Homer Alaska - Arts

Story last updated at 1:36 PM on Wednesday, November 30, 2011

Nutcracker: The Next Generation takes over ballet



By Michael Armstrong
Staff Writer


 

Photographer: McKibben Jackinsky, Homer NewsPhoto provided

Young girls dance with toys given by Uncle Drosselmeyer, left, played by Curtis Jackson, during the party scene of the Nutcracker Ballet.

When the Homer Nutcracker ballet founders Jill Berryman, Joy Steward and Marianne Markelz announced that 2010 would be the last year they ran the 22-year-old Homer holiday tradition, producer Ken Castner jokingly called the new directors and dancers "Nutcracker: The Next Generation."

Ensign Data, engage warp drive.

Or, make that steam drive. Saturday afternoon when the Nutcracker Ballet opens at the Mariner Theatre, it will be forward into the past when the 23rd production goes back to the story's original roots in E.T.A. Hoffmann's 1816 "The Nutcracker and the Mouse King." The modern Nutcracker ballet by Tchaikovsky uses an adaption by Alexandre Dumas of Hoffmann's story. Artistic co-directors Breezy Berryman and Jennifer Norton use Hoffmann's less dreamy but more fantastic story — a story in the German 19th century Gothic tradition.

"I just love fairy tales that are kind of out there and take you on a wild journey," Norton said. "We definitely wanted to have that element."

The directors also incorporate a modern theme that mixes the Victorian era of conservative social mores with Industrial Age steam technology: steampunk. Science fiction writer K.W. Jeter coined the term in 1987 to describe a trend he called the "gonzo-historical manner." Noticing a prevalance then of Victorian fantasies, Jeter jokingly suggested the trend be called "steampunk."

Steampunk has now become a literary, film, fashion and design phenomena. It combines late 19th century costumes and technology with stylized, intricate details. Think lots of gears, brass filligree, velvet, leather, dirigibles and steam power.

"There are a lot of improbable things that can happen with steampunk technology, which is sort of a blend of magic, science fiction and weird old technology," Norton said.

Berryman and Norton use many of the old ballet scenes and dances. There's the Christmas party scene at the Stahlbaum home when young Clara gets a nutcracker doll from Uncle Drosselmeyer. Instead of Clara falling asleep and dreaming of a handsome Nutcracker Prince, in Hoffmann's version Clara goes on a magical journey with the Nutcracker. Mistress Mousie has cursed a young boy and transformed him into the hideous Nutcracker, with strong jaws and a long white beard. Only the love of a woman who accepts him despite his hideous face can break the curse. "Will Clara come to love the ugly Nutcracker?" is the story's plot.

Drosselmeyer, played by Norton's husband, Curtis Jackson, has the proper steampunk attitude. He arrives at the Stahlbaum party in a dirigible. He wears a leather helmet, goggles, high boots and a flowing cape. In Hoffmann's story, Drosselmeyer makes intricate machines with clockworks and lots of gears, Norton notes — very steampunk.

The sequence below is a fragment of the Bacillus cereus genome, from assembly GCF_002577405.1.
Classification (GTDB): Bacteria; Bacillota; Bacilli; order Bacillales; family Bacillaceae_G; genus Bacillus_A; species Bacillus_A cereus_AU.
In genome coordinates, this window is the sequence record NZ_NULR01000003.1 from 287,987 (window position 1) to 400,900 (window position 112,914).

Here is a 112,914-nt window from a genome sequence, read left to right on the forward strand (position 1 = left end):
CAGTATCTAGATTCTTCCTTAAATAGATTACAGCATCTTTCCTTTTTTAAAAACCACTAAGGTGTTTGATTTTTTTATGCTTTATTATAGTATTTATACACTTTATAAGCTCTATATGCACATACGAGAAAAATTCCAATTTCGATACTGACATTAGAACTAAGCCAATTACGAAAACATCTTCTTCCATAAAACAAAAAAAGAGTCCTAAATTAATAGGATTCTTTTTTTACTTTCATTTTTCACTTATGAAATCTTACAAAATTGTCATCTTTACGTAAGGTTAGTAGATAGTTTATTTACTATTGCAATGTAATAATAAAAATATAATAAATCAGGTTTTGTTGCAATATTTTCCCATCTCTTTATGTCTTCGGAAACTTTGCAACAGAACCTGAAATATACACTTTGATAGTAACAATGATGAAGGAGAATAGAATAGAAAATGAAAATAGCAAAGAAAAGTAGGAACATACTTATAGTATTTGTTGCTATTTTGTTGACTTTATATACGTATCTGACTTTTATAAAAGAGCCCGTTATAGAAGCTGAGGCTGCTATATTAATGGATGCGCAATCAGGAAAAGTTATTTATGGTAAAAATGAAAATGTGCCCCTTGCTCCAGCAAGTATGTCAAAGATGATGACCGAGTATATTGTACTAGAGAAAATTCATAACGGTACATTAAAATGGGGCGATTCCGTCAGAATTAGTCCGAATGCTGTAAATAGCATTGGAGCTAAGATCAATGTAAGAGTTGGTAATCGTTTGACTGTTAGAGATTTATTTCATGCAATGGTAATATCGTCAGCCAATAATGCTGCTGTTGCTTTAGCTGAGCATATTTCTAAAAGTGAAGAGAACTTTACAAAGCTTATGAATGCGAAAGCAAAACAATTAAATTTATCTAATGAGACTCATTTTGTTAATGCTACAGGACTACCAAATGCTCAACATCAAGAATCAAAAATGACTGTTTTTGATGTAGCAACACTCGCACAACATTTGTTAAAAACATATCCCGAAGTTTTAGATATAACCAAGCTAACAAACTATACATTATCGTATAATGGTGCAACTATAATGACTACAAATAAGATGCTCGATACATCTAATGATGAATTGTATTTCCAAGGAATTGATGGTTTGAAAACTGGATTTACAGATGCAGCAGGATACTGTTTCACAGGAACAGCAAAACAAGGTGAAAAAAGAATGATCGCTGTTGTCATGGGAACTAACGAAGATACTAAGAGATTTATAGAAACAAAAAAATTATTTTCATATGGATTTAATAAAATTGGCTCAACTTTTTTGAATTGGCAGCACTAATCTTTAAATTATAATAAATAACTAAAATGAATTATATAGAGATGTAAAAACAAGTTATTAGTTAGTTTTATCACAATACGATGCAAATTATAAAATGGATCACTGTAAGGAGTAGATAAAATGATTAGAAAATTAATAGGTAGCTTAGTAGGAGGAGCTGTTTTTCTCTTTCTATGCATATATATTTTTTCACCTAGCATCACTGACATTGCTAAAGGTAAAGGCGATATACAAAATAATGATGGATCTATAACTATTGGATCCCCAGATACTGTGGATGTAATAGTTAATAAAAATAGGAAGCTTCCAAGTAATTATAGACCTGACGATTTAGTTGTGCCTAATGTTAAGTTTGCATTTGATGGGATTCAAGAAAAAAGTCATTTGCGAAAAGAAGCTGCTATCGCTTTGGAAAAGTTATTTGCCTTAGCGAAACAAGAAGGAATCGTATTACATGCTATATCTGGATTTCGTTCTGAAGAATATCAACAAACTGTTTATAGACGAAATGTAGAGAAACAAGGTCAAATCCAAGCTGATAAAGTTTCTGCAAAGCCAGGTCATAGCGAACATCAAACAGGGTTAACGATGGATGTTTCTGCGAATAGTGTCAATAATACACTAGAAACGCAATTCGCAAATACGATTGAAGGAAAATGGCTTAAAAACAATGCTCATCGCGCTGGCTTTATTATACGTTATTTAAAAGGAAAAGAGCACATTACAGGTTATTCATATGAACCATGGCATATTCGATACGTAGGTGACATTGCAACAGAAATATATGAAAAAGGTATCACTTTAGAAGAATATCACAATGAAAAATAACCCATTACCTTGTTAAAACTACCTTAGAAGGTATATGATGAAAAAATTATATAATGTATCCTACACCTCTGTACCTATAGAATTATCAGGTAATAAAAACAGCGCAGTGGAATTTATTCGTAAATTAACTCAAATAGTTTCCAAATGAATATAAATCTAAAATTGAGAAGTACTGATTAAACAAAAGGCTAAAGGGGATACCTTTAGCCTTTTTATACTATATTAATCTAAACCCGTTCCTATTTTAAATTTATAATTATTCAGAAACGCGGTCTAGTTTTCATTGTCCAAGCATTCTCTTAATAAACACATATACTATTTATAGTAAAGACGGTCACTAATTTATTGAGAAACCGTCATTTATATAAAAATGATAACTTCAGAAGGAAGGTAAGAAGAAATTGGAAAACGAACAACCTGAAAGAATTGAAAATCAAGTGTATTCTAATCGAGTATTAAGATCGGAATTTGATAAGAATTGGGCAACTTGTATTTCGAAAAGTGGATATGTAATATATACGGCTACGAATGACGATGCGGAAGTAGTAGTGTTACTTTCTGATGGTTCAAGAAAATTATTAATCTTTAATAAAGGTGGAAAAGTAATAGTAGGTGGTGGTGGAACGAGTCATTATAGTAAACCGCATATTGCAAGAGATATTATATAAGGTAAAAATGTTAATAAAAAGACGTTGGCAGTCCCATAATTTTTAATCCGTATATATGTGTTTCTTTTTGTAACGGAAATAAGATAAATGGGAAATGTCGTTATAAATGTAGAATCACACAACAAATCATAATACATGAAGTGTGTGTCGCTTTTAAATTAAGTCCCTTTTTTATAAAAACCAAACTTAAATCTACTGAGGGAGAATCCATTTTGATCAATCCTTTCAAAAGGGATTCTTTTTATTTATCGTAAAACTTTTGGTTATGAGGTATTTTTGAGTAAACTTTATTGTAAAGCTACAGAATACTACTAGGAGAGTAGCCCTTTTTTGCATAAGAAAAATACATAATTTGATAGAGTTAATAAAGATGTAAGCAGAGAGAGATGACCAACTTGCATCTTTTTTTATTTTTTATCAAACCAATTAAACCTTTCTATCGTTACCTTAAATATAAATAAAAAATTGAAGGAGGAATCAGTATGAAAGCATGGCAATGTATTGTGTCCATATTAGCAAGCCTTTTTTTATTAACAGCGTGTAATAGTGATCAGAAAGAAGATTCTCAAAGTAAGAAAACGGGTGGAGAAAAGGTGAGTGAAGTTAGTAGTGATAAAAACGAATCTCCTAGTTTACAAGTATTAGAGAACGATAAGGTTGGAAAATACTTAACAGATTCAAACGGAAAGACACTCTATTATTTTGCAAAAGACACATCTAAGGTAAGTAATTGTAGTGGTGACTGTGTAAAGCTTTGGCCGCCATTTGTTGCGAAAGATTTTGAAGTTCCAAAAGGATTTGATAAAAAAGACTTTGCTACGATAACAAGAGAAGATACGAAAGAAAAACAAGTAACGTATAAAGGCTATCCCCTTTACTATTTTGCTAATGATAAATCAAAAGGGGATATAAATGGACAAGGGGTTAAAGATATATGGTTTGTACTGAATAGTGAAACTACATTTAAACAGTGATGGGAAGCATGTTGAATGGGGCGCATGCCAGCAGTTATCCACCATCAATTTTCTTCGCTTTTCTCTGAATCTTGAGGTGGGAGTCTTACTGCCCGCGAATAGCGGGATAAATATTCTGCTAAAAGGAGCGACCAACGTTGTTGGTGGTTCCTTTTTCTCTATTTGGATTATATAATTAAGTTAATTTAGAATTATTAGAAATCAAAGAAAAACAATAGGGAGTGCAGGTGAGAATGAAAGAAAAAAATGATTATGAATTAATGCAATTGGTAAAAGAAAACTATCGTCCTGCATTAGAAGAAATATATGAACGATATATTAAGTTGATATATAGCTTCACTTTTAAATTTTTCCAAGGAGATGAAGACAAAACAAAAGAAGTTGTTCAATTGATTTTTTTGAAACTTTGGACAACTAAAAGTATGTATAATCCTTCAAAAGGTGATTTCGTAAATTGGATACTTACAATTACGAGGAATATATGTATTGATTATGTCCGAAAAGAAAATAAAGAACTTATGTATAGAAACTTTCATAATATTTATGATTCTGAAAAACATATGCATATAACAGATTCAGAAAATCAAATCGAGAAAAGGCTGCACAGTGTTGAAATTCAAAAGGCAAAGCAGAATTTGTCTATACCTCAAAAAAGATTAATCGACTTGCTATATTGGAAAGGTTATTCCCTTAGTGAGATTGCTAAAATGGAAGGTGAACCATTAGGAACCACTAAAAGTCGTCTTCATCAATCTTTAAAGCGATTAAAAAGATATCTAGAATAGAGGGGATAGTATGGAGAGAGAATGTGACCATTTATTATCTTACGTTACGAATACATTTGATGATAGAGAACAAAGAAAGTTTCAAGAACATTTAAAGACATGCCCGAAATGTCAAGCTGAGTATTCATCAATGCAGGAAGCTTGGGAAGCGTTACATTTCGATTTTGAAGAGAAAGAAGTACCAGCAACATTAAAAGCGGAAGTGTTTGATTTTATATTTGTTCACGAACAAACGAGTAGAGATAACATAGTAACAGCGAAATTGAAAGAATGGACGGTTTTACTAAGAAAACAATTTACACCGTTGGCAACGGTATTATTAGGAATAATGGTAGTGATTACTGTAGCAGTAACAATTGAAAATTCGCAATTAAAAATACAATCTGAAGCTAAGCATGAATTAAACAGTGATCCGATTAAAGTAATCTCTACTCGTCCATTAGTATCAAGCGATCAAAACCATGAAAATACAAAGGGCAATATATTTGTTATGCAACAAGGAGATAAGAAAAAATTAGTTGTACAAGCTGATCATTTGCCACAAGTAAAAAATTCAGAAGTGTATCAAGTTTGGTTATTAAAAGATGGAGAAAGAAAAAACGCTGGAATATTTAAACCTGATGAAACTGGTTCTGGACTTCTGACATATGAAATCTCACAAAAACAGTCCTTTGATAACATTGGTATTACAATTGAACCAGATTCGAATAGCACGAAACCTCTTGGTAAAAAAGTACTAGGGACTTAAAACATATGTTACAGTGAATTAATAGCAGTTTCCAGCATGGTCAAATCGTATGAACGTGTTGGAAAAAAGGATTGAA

Berryman has added some new dances to fit the revised plot. For example, as Clara and the Nutcracker travel, they come across a pack of wolves threatening sheep guarded by a shepherdess. That led to some resistance from the seasoned dancers, many of whom are in high school and started in grade school as mice.

"At first people were saying, 'What are you doing? I can't be a wolf to this music,'" Berryman said. "The more they do it, they more they get into it."

The dancers have come along, though, Norton said.

"They've all been working so hard and just really — even though they've been skeptical at moments — they've thrown themselves into it and are doing their most wonderful work right now," she said.

Also new this year is some equal opportunity for a role usually played by boys: the rat army. Three girls will be rats, right down to big eyelashes and red lips.

"I think it's a pretty exciting opportunity to mess up the gender roles a bit as well as having an exciting story line to play with," Norton said.

Joshua Palmer plays the Nutcracker and Holly Bowler plays Clara. Palmer and rehearsal mistress Deborah Lohse and Amanda Ringger come from New York, professionals in the NYC dance community Berryman met while studying dance at New York University and dancing professionally in numerous companies.

Continuing the work of her mother Jill Berryman, Breezy Berryman has been teaching ballet classes to a new generation of young dancers — how the Nutcracker can keep going for almost a quarter century. Even though Jill Berryman stepped back this year, she still can't resist helping out, like working with Bowler and Palmer to polish their dancing.

"She can't help it. She loves it so much," Breezy said.

That's one thing that hasn't changed: the love a cast and crew of more than 85 throws in to the production starting in October, if not sooner.

"It's fantastic how everybody has been during this whole transition," Norton said. "Everyone has taken it in stride — 'We want to do what you want. Just tell us what you want and we'll make it happen.' That's been really pretty amazing."

Michael Armstrong can be reached at michael.armstrong@homernews.com.

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